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High Dose Vitamin C: Skeptics Take on Research, Teachings of Linus Pauling

Image: High Dose Vitamin C: Skeptics Take on Research, Teachings of Linus Pauling
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By    |   Tuesday, 16 Dec 2014 06:01 PM

Dr. Linus Pauling is considered one of the top scientists of the 20th century and his research on the effects of high doses of vitamin C continues to have a significant influence on the health industry. However, Dr. Pauling's research conclusions that high doses of vitamin C can promote heart health, fight the common cold, help battle cancer, and even promote longevity have been received with skepticism by some in the medical research community.

In the 1970s, Dr. Pauling published a book called "Vitamin C and Cancer" in which he claimed that high doses of vitamin C could help cancer patients live longer.

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According to the American Cancer Society, "The Pauling study has been criticized by the National Cancer Institute for being poorly designed. Later studies done at the Mayo Clinic found that advanced cancer patients given the same dose of vitamin C did not survive any longer than those not given the supplement." ACS further states, "More recent studies still have not shown that supplemental vitamin C is effective in preventing or treating cancer."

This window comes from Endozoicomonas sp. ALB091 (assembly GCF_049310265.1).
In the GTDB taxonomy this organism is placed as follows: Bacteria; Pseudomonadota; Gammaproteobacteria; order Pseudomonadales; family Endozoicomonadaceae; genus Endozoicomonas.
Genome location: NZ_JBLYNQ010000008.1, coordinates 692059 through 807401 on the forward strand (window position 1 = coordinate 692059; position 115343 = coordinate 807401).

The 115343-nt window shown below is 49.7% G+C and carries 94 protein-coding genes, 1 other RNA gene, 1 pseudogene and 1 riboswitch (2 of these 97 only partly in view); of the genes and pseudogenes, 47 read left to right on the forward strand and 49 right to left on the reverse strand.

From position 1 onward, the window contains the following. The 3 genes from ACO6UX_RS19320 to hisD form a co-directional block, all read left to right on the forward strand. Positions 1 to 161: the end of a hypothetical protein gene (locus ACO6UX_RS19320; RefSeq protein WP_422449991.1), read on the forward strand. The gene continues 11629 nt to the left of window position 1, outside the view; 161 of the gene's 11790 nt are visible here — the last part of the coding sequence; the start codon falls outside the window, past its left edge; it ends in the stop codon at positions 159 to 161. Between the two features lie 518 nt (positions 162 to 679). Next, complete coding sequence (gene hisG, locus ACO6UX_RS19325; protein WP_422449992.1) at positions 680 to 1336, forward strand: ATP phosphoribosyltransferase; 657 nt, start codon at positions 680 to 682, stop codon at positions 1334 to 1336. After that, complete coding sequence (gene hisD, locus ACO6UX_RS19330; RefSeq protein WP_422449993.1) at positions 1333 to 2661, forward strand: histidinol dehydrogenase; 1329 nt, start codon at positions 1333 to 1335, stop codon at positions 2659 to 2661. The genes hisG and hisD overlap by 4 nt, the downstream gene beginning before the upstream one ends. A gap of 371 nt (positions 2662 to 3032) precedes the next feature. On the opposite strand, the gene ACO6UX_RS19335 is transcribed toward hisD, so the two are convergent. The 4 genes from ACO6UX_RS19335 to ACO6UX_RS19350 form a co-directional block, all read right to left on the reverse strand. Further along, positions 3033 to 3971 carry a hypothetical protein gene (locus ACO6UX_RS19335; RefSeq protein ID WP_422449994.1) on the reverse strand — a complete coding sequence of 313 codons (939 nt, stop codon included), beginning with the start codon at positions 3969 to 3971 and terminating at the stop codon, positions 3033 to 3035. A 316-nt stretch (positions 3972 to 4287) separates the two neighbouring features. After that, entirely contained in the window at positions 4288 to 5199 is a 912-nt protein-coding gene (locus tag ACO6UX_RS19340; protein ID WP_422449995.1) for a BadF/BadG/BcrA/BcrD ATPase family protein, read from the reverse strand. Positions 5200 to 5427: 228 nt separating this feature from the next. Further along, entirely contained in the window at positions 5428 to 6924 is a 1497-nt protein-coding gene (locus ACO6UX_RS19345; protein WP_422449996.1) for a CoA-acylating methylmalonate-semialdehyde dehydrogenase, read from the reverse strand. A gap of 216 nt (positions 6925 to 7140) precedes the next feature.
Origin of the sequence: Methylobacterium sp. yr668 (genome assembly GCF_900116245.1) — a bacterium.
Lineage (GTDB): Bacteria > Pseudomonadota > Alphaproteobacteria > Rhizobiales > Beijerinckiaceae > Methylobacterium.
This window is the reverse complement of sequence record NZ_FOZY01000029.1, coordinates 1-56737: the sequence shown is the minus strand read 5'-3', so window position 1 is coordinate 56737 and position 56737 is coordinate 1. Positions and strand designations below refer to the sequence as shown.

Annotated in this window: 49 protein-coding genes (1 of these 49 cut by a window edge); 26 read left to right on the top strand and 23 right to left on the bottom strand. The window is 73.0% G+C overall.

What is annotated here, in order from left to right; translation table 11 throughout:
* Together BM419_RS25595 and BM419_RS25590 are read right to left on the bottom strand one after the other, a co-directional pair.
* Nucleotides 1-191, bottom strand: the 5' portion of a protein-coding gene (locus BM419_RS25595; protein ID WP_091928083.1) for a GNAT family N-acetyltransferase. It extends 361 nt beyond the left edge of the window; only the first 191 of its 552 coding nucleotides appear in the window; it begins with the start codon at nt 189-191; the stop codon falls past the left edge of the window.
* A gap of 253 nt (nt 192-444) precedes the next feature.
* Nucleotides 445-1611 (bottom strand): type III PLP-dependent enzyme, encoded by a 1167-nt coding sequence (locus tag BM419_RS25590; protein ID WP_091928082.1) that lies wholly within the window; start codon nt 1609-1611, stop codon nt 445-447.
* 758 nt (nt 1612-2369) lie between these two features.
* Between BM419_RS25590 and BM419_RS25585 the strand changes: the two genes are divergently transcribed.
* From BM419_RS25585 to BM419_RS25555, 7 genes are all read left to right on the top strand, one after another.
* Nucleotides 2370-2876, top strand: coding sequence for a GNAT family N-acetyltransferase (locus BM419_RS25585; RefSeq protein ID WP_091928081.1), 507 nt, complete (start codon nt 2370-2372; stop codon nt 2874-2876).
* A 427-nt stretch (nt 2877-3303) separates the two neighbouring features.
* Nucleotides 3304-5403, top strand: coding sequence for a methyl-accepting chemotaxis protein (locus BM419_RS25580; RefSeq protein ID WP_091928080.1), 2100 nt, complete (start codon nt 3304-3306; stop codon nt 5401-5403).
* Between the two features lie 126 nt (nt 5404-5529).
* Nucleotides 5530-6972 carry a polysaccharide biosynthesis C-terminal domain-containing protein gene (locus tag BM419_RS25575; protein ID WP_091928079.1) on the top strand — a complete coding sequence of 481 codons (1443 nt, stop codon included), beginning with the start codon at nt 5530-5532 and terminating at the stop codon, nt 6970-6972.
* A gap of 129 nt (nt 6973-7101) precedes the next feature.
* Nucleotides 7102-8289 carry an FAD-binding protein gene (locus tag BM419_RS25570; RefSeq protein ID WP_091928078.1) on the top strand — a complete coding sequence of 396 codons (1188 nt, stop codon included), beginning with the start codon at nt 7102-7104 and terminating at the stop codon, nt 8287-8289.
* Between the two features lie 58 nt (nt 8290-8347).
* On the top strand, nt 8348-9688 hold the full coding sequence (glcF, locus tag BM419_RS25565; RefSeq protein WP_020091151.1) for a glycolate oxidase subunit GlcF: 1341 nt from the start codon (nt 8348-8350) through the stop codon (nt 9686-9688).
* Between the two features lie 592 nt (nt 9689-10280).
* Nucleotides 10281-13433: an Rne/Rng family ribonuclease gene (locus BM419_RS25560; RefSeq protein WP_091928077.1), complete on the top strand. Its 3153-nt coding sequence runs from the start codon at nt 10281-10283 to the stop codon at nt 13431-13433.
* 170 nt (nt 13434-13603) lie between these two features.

The National Institute of Health has refuted the research of Pauling when it comes to his assertions that high doses of vitamin C can prevent or reduce the duration of the common cold.

According to the NIH, "In the 1970s Linus Pauling suggested that vitamin C could successfully treat and/or prevent the common cold. Results of subsequent controlled studies have been inconsistent, resulting in confusion and controversy, although public interest in the subject remains high."

Based on his decades of research as a biochemist, Pauling became a principle advocate for megavitamin therapy including high doses of vitamin C. He coined the term "orthomolecular medicine," which is defined as alternative or complimentary medicine that uses nutritional supplements, such as antioxidants, as a way to treat and prevent disease and increase life span.

According to the study published by the Journal of American Medical Association on antioxidants and mortality, "the researchers first analyzed 68 studies involving 232,606 people and found no significant effect on mortality — neither good nor bad — linked to taking antioxidants," NBC reported.

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Despite studies that have published data refuting Dr. Pauling's research findings, supplementing with high doses of vitamin C remains a common health practice by individuals and many in the medical community.

Orthomolecular medicine, first conceptualized by Dr. Pauling, is a field of science that continues to garner worldwide support and generate new research studies.

This article is for information only and is not intended as medical advice. Talk with your doctor about your specific health and medical needs.

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Dr. Linus Pauling is considered one of the top scientists of the 20th century and his research on the effects of high doses of vitamin C continues to have a significant influence on the health industry.
high, dose, vitamin c, linus pauling, skeptics
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2014-01-16
Tuesday, 16 Dec 2014 06:01 PM
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